At the biggest Women in AI conference, The Rising 2022, Kamakshi Anantharaman, the global head of Google Cloud Platform Alliance at Quantiphi, spoke about the inherent biases and steps we can take to mitigate them – a much-needed leap for women in society, allowing them not just to survive but thrive and rise in the world of artificial intelligence (AI).
Anantharaman has close to 16+ years of experience navigating through diverse verticals of engineering, client engagement, sales and delivery across healthcare, advertising, retail, and consumer banking. She is passionate about implementing AI to solve complex real-world problems. She has successfully built and managed cross capability teams demonstrating a singular focus on assisting clients through their digital transformation journey.
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Pointing to the National Family Health Survey released in March 2022, which stated that India has 1020 females per 1000 males, Anantharaman said: “That’s bias right there.”
According to the 2020 World Economic Forum, nearly 26 per cent of data and AI positions are held by the women workforce. Another study conducted by Stanford Institute for Human-Centred AI’s 2021 AI Index Report stated that nearly 16 per cent of tenure-track faculty focused on AI globally.
“There are only 30 per cent women in AI,” said Anantharaman. Moreover, she said that across professional clusters like data computing, engineering, and data and AI, there are less than 25 per cent of women. Also, the number of women users on platforms such as datasciencecentral, Kaggle, OpenML, and StackOverflow is less than 20 per cent.
“What exactly is bias?” asked Anantharaman. She said that it is an inherently uncertain and unwanted outcome that arises from an algorithm because of something that had clicked in the data or a prejudiced assumption made when we were designing the algorithm. In other words, it is an anomaly in the output of machine learning algorithms made during the algorithm development process or in the training data.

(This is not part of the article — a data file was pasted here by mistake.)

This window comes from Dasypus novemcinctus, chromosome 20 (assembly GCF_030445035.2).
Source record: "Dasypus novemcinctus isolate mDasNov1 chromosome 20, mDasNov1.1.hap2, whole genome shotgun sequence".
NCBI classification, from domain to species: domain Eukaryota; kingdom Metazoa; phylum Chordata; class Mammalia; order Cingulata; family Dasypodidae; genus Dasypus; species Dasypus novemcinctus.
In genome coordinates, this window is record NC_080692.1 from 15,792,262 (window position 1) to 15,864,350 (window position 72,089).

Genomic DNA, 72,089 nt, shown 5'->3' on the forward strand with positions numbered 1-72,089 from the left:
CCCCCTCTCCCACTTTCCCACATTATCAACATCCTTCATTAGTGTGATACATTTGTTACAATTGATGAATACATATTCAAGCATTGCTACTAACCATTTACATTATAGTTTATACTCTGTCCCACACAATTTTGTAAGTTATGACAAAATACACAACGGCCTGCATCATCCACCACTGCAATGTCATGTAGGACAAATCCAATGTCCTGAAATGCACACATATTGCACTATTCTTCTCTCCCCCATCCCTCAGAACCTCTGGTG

Citing various anomalies, she said, in 2019, a man and wife applied for the same credit card. But the credit card company set the woman’s credit limit at almost half compared to the man’s credit limit. Similarly, in 2015, a large tech organisation realised their AI recruiting system showed bias against women candidate screening due to male dominance across tech in historical data used to train the model.
Further, she said, in 2019, a social networking site tried personalised adverts; the algorithm prioritised women in job adverts for nursing or secretarial work and men for taxi drivers, janitors, etc.
Types of biases and how do we mitigate them?
Anantharaman said that there are three types of biases: algorithmic bias, data bias, and human bias. “Why does it exist?” she asked. Answering the same, she said that the entire ecosystem is designed by humans, which is something we have to live with.
Further, she said we should take necessary measures to mitigate these biases across the ML lifecycle or project and suggested the following approaches –
- Examine context
- Focus on explainable AI
- Work on complete and representative data
- Deepen research on bias and model fairness
- Build a rigorous testing regime
- Educate and govern
A huge leap with a small leap
Anantharaman said that there is a need to have female role models at the ground level; creating that intervention will help foster the growth of the women in that ecosystem. “This is where the call to action comes,” she added, saying that we should encourage each other to engage, educate, empower and endorse. “That’s the call for action!” concluded Anantharaman.